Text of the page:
In a pivotal scene, the monks speak with the members of the village, most of whom are Muslim, about the decision. One monk says that they are all like birds on the branch of a tree, uncertain whether or not to fly away or stay. A woman from the village corrects him. “You are the tree. We are the birds. If you leave, we will lose our footing.”
The monks make the brave decision to stay. The monks were later kidnapped and beheaded; their bodies were never found.[ii]
What has it cost you to follow Jesus? Would you keep following him if it could ,,, or would … cost you everything? Even in America, no … ESPECIALLY in America, we need to be confronted with that question. Let us pray.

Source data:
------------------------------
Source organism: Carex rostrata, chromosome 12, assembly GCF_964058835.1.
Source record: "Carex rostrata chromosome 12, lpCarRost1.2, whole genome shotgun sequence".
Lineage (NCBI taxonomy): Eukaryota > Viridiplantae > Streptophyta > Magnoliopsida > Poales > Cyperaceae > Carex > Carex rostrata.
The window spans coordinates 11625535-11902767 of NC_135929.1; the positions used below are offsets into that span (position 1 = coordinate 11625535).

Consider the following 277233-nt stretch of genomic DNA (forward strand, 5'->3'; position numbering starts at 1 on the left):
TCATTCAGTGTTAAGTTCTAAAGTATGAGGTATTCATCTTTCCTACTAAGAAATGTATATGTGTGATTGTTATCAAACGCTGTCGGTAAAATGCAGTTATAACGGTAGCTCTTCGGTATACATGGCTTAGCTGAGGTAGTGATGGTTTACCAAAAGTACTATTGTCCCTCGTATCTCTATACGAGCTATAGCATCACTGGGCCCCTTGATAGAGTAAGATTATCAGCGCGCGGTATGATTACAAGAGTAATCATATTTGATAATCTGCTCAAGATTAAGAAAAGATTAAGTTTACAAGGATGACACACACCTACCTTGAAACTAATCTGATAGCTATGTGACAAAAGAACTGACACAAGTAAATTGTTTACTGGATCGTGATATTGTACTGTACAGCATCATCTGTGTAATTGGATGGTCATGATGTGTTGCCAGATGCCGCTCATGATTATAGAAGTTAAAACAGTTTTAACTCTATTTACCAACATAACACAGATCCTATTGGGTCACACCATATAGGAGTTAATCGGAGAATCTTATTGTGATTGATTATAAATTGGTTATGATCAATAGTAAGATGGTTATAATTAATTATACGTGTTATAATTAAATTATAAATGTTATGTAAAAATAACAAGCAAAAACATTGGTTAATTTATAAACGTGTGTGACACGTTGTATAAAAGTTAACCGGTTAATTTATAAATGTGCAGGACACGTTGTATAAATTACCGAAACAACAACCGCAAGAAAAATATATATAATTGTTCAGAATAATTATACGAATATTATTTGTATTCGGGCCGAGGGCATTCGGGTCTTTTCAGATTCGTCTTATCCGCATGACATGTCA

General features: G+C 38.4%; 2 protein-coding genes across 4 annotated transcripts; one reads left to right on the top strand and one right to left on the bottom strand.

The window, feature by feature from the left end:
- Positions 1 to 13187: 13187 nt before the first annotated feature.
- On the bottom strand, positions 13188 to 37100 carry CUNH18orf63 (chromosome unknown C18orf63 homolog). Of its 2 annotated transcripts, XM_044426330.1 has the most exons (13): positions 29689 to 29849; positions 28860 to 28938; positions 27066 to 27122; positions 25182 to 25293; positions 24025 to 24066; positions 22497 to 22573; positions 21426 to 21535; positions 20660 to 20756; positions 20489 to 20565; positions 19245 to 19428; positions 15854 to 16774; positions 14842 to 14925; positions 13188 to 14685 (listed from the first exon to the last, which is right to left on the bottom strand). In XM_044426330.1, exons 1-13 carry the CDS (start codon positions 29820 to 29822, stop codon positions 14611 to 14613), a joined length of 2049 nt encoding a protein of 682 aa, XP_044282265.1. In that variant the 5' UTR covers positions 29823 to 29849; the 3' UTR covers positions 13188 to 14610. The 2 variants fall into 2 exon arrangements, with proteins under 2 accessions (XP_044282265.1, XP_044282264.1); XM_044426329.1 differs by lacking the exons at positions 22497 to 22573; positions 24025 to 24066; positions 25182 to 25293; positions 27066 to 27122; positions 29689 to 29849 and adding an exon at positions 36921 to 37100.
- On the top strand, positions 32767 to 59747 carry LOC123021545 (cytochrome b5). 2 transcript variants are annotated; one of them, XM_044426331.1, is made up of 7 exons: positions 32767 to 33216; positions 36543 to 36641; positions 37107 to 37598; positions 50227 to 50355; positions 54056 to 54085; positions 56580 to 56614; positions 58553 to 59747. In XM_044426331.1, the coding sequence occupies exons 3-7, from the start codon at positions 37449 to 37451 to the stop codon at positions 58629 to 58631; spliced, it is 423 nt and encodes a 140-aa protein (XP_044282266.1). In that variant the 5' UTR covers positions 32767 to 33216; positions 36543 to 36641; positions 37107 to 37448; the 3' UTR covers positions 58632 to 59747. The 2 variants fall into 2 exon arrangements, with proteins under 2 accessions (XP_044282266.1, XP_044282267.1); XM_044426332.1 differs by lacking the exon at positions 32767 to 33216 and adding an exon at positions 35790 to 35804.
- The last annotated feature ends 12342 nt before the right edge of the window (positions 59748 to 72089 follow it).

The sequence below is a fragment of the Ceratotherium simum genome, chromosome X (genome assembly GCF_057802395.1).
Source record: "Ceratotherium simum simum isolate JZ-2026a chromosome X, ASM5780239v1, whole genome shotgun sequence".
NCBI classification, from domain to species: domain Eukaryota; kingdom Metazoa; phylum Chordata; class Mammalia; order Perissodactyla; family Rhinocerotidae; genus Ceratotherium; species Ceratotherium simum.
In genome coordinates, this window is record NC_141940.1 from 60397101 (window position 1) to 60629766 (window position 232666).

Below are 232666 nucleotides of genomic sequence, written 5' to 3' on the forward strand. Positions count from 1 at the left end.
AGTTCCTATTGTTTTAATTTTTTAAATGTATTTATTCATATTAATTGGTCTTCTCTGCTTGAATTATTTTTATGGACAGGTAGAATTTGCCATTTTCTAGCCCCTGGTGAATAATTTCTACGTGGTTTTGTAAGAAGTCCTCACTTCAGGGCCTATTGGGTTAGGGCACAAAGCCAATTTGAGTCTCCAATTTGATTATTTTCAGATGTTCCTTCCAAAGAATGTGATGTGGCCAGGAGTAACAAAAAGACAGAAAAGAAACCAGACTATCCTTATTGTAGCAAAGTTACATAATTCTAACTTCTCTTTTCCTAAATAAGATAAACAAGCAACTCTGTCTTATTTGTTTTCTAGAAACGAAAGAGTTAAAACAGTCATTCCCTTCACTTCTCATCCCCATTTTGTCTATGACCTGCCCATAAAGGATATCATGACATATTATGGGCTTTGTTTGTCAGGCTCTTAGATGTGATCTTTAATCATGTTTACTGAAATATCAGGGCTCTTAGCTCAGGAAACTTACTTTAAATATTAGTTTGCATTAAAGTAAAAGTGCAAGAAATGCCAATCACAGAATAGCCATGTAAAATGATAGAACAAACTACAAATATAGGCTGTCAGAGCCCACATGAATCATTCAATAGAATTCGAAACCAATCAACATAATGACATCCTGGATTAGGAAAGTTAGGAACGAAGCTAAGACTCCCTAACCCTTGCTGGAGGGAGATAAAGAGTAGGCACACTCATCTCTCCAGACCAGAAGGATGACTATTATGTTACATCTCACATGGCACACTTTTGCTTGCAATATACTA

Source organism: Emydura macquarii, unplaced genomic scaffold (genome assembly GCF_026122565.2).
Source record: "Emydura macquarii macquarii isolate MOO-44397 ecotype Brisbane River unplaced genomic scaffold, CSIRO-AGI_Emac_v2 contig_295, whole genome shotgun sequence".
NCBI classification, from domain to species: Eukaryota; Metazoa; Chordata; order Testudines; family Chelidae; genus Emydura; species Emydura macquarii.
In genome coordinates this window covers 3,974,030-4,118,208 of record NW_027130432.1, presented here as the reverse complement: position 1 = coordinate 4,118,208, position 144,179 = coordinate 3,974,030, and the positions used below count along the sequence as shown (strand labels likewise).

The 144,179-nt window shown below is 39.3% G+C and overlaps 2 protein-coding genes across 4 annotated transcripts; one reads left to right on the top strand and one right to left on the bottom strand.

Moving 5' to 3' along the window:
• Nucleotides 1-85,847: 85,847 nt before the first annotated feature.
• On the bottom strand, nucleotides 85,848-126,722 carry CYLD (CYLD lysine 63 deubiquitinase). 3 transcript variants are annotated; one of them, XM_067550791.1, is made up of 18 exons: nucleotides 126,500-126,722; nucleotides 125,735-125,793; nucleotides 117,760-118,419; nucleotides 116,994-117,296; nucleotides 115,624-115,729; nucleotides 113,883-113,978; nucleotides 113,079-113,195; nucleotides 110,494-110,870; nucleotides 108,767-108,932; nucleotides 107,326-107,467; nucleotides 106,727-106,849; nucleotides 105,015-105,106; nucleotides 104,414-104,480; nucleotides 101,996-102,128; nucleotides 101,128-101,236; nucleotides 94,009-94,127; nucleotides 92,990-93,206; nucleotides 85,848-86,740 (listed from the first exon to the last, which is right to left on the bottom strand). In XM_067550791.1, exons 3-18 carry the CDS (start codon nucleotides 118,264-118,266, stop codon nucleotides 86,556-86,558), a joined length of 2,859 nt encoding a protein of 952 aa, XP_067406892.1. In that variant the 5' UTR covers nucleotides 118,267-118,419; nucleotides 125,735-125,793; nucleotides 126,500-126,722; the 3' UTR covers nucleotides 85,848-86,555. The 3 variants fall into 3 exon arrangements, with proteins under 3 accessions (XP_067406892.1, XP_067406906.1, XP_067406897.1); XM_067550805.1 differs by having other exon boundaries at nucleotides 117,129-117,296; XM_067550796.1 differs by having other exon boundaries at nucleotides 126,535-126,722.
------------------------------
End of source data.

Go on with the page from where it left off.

[i] Rabbi Abraham Cooper & Rev. Johnnie Moore, “The Mass Murder of Nigerian Christians,” The Tablet (11-20-20)
[ii] Katelyn Beaty, “Of Gods and Men,” Christianity Today (2-25-11)